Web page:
In the Asking

By Ian Anderson

Yesterday morning I watched as my sons played Chutes and Ladders. All seemed well in their world: they laughed at the thought of doing the “naughty” things that made them slide, counted how many more spaces they needed to win, and argued about whose turn was up. And then the youngest screamed the scream that makes his oldest brother cover his ears and look at me like, “Are you going to do something here?”

Right before the scream to end all screams, I heard their conversation, which was quickly urgent on all fronts. The older brothers were making the little one understand, in gentle tones of course, that he needed to move his piece to a certain spot on the board. I heard something like, “No! Give me that! It goes here!”

Then, as previously stated, the scream happened.

I talked quickly and simply, and the game resumed. Because of the frequency of this kind of situation, I knew what the little one needed — he had to be asked.

It took me a long time to realize that to ask is to create relationship, to draw another person toward me. The opposite of asking is demanding, and it is the same as pushing away; when I demand, I step on the personhood of whomever I demand from.

Both asking and demanding are powerful, and it may be that our demands are often granted, but we should know the price. Implicitly, we bind one to another or we cast away.

I’ve observed the power of the request in the classroom, too. I talk openly with my students about the authority I’ve been given as their teacher, especially about how easily that power could go to my head. And it’s because of that authority that my requests, my genuine pleases and thank yous, are even more powerful. By asking instead of demanding, I silently acknowledge the independence and personhood of my students, and I have seen in their eyes a willingness to listen — even when they disagree or would rather resist.

Foolproof? Not even close. Yet, if we really respect the people around us, we give them room to carry out their resistance, to say no. As a teacher, I explain the consequences simply.

And what about more intimate relationships? We’ve all seen marriages in which it’s common for the request to be absent. Inserted is the demand, and with it the attitude that each should know the other so well that asking becomes a sort of an insult — or the idea that each has the right to demand what is due. Maybe too many requests went unfulfilled and demanding was the only way to carry on. Maybe.

However, earnest requests are hard to deny, no matter the situation. This is why we instinctively avoid the friend or neighbor who we know will ask to borrow from us. How can we say no? Asking is so powerful, we are often angry that we’ve been asked because the pull of the request is so strong, even from someone who “over-asks.”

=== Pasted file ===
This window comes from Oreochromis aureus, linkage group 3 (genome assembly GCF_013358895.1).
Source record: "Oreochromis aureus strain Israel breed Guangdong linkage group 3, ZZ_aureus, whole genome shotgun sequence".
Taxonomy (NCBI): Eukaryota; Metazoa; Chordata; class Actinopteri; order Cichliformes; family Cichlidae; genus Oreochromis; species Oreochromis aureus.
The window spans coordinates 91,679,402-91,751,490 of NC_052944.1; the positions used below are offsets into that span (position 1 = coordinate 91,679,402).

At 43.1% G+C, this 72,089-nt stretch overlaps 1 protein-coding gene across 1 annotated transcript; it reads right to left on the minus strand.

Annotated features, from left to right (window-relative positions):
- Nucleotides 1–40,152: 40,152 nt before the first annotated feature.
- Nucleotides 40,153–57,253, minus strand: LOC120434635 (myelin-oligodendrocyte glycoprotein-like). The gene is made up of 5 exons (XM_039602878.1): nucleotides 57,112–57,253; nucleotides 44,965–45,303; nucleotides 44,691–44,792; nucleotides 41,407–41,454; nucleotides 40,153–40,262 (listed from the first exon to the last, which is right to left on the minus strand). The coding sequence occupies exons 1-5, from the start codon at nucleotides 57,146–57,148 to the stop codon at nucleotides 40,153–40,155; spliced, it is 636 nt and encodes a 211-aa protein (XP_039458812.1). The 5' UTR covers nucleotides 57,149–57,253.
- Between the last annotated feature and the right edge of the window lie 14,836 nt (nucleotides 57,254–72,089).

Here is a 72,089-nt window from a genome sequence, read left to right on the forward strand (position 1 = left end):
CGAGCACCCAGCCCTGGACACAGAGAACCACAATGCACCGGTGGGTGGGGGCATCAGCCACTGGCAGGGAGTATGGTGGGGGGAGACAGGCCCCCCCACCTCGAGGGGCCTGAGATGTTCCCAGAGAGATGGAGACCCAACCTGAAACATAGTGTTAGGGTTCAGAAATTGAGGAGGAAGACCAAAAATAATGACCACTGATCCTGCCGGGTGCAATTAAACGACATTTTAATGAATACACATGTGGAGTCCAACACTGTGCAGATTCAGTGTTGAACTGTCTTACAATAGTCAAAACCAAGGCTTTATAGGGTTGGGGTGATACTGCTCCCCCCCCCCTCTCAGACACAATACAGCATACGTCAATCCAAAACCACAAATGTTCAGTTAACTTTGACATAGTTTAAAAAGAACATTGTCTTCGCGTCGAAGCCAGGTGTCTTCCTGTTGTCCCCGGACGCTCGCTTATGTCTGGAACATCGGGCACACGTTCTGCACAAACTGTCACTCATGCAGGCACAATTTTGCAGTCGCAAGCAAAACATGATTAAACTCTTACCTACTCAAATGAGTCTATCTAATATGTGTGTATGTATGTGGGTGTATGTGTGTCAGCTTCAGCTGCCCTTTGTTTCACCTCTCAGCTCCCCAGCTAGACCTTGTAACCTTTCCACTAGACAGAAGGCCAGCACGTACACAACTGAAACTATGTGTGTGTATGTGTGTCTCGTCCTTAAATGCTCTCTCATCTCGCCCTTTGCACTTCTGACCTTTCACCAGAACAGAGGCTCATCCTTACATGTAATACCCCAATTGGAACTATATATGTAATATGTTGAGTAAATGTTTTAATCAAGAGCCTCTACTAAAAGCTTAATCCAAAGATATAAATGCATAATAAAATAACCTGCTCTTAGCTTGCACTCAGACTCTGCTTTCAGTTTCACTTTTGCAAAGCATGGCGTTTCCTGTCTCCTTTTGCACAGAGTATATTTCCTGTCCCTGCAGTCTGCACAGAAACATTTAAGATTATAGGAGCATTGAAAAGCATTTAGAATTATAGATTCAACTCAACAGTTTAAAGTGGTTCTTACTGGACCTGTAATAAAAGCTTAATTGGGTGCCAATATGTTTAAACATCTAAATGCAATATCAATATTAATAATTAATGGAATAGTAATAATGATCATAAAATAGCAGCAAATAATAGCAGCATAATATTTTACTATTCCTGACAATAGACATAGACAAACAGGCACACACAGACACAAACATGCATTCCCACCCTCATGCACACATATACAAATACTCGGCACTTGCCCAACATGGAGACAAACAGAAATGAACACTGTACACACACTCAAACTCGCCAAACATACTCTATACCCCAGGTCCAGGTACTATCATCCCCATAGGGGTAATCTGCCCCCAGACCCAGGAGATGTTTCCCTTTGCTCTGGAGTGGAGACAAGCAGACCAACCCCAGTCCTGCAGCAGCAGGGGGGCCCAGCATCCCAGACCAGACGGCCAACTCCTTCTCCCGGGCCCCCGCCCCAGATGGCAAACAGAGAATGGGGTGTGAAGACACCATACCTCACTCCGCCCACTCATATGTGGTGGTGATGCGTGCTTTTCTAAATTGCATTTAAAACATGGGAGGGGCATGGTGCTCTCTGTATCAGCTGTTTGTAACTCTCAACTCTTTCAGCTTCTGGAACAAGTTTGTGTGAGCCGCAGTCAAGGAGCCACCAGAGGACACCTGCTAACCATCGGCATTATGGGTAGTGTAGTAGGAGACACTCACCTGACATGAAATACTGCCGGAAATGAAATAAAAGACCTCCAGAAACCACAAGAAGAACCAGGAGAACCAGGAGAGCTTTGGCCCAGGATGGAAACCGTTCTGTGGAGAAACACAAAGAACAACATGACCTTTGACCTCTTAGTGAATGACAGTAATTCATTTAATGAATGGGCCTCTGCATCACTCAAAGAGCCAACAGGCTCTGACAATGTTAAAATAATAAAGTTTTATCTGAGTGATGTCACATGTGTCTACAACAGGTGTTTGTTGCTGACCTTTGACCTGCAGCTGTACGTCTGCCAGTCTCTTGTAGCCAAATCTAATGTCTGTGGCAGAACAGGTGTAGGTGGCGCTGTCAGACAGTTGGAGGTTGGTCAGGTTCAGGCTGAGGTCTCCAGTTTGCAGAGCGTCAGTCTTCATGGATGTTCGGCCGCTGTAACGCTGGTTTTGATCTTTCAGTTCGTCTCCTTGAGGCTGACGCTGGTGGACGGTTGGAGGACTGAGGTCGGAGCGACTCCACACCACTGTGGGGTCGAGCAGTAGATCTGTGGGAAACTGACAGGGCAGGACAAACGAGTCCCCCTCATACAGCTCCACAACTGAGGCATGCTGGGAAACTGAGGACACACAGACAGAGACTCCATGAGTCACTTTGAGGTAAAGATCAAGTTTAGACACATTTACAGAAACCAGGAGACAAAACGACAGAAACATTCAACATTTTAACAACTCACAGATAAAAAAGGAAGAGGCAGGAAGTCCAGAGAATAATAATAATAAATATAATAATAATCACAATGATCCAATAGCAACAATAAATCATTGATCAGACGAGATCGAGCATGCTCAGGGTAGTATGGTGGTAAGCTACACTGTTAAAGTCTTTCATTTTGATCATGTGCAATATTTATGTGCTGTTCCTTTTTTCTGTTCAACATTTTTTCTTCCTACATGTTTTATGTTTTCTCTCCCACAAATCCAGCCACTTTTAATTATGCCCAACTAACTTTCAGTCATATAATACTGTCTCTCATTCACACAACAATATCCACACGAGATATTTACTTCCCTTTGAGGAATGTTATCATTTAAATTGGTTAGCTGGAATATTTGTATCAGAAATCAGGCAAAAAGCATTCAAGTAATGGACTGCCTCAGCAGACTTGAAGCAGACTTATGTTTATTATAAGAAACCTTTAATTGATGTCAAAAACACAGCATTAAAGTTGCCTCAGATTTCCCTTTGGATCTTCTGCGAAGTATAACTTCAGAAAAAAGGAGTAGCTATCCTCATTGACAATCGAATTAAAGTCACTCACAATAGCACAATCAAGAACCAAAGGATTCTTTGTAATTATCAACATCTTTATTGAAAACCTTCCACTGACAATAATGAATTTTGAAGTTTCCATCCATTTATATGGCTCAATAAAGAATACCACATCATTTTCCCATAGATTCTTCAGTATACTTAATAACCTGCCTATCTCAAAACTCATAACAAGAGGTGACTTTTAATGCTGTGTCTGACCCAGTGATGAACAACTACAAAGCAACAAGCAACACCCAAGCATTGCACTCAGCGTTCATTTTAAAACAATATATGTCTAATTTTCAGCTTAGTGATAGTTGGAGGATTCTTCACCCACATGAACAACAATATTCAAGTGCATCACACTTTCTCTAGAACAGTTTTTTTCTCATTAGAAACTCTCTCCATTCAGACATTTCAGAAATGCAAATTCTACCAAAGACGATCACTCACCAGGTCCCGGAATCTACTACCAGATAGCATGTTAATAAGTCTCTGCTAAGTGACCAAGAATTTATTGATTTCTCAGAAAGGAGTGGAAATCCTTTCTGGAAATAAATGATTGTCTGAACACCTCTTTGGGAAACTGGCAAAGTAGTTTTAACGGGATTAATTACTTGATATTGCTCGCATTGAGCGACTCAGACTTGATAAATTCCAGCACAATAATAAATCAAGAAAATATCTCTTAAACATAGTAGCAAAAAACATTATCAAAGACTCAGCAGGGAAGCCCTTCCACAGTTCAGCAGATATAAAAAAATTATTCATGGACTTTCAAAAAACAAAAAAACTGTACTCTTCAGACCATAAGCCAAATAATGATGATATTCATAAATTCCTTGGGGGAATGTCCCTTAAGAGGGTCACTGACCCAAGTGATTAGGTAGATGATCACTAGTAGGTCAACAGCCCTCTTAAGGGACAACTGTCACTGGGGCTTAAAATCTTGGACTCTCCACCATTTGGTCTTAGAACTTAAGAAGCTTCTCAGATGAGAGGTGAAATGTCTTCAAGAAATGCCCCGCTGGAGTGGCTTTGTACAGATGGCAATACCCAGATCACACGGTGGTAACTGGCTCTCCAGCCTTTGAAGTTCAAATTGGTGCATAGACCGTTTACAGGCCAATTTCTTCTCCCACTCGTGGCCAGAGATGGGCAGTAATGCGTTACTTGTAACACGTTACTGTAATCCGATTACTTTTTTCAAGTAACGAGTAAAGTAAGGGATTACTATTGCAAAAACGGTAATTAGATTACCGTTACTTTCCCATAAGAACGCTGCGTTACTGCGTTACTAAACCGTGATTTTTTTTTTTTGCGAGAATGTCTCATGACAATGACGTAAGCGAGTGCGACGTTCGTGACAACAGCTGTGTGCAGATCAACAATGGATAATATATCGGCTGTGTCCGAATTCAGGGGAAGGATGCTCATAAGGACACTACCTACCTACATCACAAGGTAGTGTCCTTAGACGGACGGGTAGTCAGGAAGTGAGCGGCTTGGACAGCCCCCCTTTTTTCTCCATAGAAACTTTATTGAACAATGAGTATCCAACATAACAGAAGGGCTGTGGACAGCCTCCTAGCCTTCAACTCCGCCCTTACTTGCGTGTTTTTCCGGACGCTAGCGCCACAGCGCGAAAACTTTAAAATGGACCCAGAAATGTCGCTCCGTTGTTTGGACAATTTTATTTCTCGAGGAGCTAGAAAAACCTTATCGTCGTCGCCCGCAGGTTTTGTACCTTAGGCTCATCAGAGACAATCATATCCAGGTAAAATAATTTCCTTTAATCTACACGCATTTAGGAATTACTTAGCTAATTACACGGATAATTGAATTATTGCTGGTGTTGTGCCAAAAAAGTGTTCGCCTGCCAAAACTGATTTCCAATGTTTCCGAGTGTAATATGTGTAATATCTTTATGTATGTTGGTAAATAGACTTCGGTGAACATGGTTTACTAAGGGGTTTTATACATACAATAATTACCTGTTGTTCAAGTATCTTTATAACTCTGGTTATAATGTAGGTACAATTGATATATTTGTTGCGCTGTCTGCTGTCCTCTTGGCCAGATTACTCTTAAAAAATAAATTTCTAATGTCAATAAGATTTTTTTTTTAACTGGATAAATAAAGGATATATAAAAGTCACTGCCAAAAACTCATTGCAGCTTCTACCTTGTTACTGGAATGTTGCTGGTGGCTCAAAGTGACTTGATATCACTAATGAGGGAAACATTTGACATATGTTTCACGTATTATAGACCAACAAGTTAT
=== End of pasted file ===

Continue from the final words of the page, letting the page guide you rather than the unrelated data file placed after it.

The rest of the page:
As a parent, it’s difficult to balance my authority with a clear eye on building up my sons. But with an understanding that relationship is more important than getting my way, even as a dad, I’m at least headed in the best direction.

Chutes and Ladders continued without bloodshed because I explained — over the ear-splitting, tongue-wagging, scream — that instead of trying to rip his piece from his hand while forcing their way on him, their brother needed to be talked to like one of them. Once they drew him closer with a request, he gleefully accepted their help.

Perhaps before we learn anything about relationships, we must first learn how to ask.

Ian Anderson is a teacher, a husband, and a dad. He lives with his family in Central Kansas. Occasionally, he tweets here: @ian_writes.

Making the most of a kid-free week

By Jennifer Adams

IMG_8573“I just can’t stand being home alone when the kids are away at camp,” my running buddy said to me several miles into a run last fall. For the first time since the start of the run, I was rendered speechless, not by the lack of oxygen, but by shock and confusion. “Explain,” I managed to mumble out between strides. She shared that in the past when her kids for summer camp, she felt incredibly lonely, sad and homesick for them. “So this year,” she explained, “I’m going to Puerto Rico for the week.”

For a brief moment the mother’s guilt hit me. “Why am I not heartbroken at the idea of my children being gone?” Or said the more truthful way, “Why is the week they are away one of my favorite times of the year? Do I not love my children enough? Am I a terrible mother? An all-around bad person?”

Of course the answer to all of those questions is, “no.” I adore my children and enjoy their company. We meet all of their needs and a vast majority of their desires. Camp, though, is the ideal situation for everyone in our family. They get to be somewhere they love, and we have time to do whatever we want without having to juggle a child’s needs.

So, on a hot July day, we will wake to the sounds of three kids too excited to sleep because camp day has finally arrived. We will load trunks with sunscreen, clothes and swimming suits. We will pile into a car with the windows all painted with camp slogans, and we will drive to the place they look forward to every day of the year. I will visit their cabins, make their beds and smother them in kisses. I may even shed a tear or two; I usually do. But then I will say goodbye, and I will rejoice in knowing that my kids are safe and happy at Kanakuk. Then, for one glorious week, we will not have parenting as our number-one responsibility.